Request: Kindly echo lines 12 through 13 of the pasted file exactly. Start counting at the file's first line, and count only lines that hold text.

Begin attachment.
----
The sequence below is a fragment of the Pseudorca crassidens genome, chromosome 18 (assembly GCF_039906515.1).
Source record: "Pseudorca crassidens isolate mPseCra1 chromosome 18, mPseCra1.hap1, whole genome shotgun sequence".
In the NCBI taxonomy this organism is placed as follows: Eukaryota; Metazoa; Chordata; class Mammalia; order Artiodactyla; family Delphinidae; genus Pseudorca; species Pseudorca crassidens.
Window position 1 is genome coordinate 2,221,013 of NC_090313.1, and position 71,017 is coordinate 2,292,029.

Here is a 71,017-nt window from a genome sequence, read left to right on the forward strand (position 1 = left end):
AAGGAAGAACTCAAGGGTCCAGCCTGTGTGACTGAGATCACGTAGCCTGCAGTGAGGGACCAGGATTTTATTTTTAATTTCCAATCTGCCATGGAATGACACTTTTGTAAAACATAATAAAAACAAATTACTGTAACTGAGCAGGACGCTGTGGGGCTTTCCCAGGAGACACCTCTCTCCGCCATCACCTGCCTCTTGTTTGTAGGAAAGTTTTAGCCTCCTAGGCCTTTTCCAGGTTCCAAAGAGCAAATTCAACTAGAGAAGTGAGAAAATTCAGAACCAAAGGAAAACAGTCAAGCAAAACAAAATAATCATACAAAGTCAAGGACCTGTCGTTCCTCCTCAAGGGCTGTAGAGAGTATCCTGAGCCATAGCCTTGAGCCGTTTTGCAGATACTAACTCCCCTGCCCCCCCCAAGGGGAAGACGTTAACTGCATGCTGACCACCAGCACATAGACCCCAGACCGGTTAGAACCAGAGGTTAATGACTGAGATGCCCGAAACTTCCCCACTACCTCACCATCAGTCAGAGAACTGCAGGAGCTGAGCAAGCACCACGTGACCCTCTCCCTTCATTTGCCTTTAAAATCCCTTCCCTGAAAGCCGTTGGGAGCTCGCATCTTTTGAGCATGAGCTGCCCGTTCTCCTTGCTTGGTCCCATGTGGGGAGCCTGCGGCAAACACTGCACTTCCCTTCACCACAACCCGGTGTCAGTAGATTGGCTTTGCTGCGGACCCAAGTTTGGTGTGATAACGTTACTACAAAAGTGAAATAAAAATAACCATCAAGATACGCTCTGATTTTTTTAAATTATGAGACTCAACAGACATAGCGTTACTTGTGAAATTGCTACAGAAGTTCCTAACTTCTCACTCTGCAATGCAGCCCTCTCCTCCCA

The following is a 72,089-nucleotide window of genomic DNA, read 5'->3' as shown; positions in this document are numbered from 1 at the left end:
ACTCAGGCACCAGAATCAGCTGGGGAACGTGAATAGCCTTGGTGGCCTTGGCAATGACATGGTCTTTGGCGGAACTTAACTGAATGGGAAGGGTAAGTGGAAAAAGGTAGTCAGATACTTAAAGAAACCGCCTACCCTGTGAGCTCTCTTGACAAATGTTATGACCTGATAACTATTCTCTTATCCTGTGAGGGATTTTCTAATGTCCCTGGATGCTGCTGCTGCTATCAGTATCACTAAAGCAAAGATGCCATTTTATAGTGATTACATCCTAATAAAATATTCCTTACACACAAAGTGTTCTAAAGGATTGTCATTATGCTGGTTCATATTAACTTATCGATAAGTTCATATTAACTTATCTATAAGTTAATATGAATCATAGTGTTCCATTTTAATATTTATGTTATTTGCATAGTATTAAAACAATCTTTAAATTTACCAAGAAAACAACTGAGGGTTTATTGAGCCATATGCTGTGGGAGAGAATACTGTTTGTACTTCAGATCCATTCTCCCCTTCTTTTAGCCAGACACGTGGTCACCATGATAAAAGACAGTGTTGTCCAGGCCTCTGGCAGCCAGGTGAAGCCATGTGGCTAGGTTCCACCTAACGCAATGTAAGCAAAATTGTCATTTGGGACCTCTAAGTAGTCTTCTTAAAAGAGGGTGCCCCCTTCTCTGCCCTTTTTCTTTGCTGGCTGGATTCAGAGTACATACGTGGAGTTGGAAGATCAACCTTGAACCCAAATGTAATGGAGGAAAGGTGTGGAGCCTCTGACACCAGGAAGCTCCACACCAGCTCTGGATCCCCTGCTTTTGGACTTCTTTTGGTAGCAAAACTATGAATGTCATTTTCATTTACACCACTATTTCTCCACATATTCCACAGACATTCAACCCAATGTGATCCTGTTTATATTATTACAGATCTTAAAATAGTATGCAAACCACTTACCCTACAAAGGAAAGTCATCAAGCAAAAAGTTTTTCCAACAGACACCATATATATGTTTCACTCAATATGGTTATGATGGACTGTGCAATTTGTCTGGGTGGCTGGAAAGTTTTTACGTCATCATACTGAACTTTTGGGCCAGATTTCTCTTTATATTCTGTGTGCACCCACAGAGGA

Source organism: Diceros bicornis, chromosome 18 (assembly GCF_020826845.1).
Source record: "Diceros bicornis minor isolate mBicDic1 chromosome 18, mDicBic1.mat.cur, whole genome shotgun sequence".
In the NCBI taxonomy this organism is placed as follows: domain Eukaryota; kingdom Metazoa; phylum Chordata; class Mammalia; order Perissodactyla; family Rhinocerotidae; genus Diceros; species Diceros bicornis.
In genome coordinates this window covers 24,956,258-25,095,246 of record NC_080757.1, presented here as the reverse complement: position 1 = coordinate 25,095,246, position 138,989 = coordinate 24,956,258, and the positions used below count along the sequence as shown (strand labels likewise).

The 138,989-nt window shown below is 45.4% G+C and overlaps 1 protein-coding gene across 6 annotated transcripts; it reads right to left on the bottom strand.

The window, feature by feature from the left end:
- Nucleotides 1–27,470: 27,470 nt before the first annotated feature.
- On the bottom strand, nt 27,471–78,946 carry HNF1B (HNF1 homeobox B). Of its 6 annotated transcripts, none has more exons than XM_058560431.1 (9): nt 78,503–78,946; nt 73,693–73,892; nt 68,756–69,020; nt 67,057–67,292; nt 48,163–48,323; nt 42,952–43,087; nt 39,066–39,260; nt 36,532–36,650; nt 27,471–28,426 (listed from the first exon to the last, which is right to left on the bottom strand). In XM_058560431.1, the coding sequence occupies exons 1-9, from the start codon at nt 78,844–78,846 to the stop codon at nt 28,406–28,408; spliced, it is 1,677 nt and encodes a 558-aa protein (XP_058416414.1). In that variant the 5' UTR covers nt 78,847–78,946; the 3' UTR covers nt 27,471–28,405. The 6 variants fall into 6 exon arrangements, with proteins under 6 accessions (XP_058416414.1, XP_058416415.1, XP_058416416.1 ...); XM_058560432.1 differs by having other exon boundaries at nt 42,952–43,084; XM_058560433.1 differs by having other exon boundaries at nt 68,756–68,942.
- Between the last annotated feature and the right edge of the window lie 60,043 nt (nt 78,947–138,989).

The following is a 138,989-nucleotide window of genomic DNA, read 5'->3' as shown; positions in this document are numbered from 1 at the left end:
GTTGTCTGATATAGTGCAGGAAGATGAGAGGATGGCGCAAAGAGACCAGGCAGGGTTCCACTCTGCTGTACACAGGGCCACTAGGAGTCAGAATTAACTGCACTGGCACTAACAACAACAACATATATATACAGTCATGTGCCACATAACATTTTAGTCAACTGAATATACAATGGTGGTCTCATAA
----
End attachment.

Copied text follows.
In genome coordinates this window covers 24,956,258-25,095,246 of record NC_080757.1, presented here as the reverse complement: position 1 = coordinate 25,095,246, position 138,989 = coordinate 24,956,258, and the positions used below count along the sequence as shown (strand labels likewise).

The 138,989-nt window shown below is 45.4% G+C and overlaps 1 protein-coding gene across 6 annotated transcripts; it reads right to left on the bottom strand.